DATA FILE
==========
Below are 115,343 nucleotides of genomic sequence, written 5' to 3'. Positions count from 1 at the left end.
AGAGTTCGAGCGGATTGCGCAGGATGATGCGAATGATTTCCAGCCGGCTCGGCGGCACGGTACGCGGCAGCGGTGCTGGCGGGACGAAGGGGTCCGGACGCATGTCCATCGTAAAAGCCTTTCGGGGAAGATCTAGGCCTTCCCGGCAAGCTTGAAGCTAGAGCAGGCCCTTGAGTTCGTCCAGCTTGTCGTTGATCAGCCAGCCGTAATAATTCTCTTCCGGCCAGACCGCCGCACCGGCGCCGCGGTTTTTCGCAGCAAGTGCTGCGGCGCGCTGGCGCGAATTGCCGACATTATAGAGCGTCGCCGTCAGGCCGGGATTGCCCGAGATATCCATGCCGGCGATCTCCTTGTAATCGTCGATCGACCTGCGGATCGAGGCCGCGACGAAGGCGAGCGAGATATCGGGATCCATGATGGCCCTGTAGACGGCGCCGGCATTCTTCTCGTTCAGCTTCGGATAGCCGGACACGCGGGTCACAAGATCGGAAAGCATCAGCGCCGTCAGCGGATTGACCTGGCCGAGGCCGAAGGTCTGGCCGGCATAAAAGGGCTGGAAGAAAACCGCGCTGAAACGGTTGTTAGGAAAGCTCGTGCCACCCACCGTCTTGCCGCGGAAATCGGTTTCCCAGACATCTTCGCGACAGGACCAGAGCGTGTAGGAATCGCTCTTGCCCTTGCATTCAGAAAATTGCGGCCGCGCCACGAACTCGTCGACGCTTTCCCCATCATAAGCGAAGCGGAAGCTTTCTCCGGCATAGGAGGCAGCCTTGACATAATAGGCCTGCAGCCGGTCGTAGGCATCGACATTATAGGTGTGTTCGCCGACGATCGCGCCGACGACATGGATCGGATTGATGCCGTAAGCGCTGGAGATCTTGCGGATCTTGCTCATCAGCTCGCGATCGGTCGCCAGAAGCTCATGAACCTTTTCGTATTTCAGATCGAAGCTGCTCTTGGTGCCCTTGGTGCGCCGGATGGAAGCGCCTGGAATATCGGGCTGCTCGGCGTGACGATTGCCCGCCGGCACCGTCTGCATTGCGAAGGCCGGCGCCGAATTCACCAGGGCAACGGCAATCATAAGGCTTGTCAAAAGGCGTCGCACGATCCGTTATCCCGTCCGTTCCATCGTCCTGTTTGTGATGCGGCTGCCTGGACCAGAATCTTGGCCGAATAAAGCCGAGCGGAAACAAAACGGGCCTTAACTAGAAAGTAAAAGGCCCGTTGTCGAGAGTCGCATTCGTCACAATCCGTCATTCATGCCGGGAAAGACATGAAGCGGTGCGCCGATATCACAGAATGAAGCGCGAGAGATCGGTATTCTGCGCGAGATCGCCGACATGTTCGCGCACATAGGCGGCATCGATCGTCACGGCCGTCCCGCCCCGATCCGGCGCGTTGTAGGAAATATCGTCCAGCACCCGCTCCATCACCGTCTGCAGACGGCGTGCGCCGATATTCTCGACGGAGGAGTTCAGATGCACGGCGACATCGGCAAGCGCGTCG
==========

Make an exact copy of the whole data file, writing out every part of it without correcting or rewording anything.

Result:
Below are 115,343 nucleotides of genomic sequence, written 5' to 3'. Positions count from 1 at the left end.
AGAGTTCGAGCGGATTGCGCAGGATGATGCGAATGATTTCCAGCCGGCTCGGCGGCACGGTACGCGGCAGCGGTGCTGGCGGGACGAAGGGGTCCGGACGCATGTCCATCGTAAAAGCCTTTCGGGGAAGATCTAGGCCTTCCCGGCAAGCTTGAAGCTAGAGCAGGCCCTTGAGTTCGTCCAGCTTGTCGTTGATCAGCCAGCCGTAATAATTCTCTTCCGGCCAGACCGCCGCACCGGCGCCGCGGTTTTTCGCAGCAAGTGCTGCGGCGCGCTGGCGCGAATTGCCGACATTATAGAGCGTCGCCGTCAGGCCGGGATTGCCCGAGATATCCATGCCGGCGATCTCCTTGTAATCGTCGATCGACCTGCGGATCGAGGCCGCGACGAAGGCGAGCGAGATATCGGGATCCATGATGGCCCTGTAGACGGCGCCGGCATTCTTCTCGTTCAGCTTCGGATAGCCGGACACGCGGGTCACAAGATCGGAAAGCATCAGCGCCGTCAGCGGATTGACCTGGCCGAGGCCGAAGGTCTGGCCGGCATAAAAGGGCTGGAAGAAAACCGCGCTGAAACGGTTGTTAGGAAAGCTCGTGCCACCCACCGTCTTGCCGCGGAAATCGGTTTCCCAGACATCTTCGCGACAGGACCAGAGCGTGTAGGAATCGCTCTTGCCCTTGCATTCAGAAAATTGCGGCCGCGCCACGAACTCGTCGACGCTTTCCCCATCATAAGCGAAGCGGAAGCTTTCTCCGGCATAGGAGGCAGCCTTGACATAATAGGCCTGCAGCCGGTCGTAGGCATCGACATTATAGGTGTGTTCGCCGACGATCGCGCCGACGACATGGATCGGATTGATGCCGTAAGCGCTGGAGATCTTGCGGATCTTGCTCATCAGCTCGCGATCGGTCGCCAGAAGCTCATGAACCTTTTCGTATTTCAGATCGAAGCTGCTCTTGGTGCCCTTGGTGCGCCGGATGGAAGCGCCTGGAATATCGGGCTGCTCGGCGTGACGATTGCCCGCCGGCACCGTCTGCATTGCGAAGGCCGGCGCCGAATTCACCAGGGCAACGGCAATCATAAGGCTTGTCAAAAGGCGTCGCACGATCCGTTATCCCGTCCGTTCCATCGTCCTGTTTGTGATGCGGCTGCCTGGACCAGAATCTTGGCCGAATAAAGCCGAGCGGAAACAAAACGGGCCTTAACTAGAAAGTAAAAGGCCCGTTGTCGAGAGTCGCATTCGTCACAATCCGTCATTCATGCCGGGAAAGACATGAAGCGGTGCGCCGATATCACAGAATGAAGCGCGAGAGATCGGTATTCTGCGCGAGATCGCCGACATGTTCGCGCACATAGGCGGCATCGATCGTCACGGCCGTCCCGCCCCGATCCGGCGCGTTGTAGGAAATATCGTCCAGCACCCGCTCCATCACCGTCTGCAGACGGCGTGCGCCGATATTCTCGACGGAGGAGTTCAGATGCACGGCGACATCGGCAAGCGCGTCG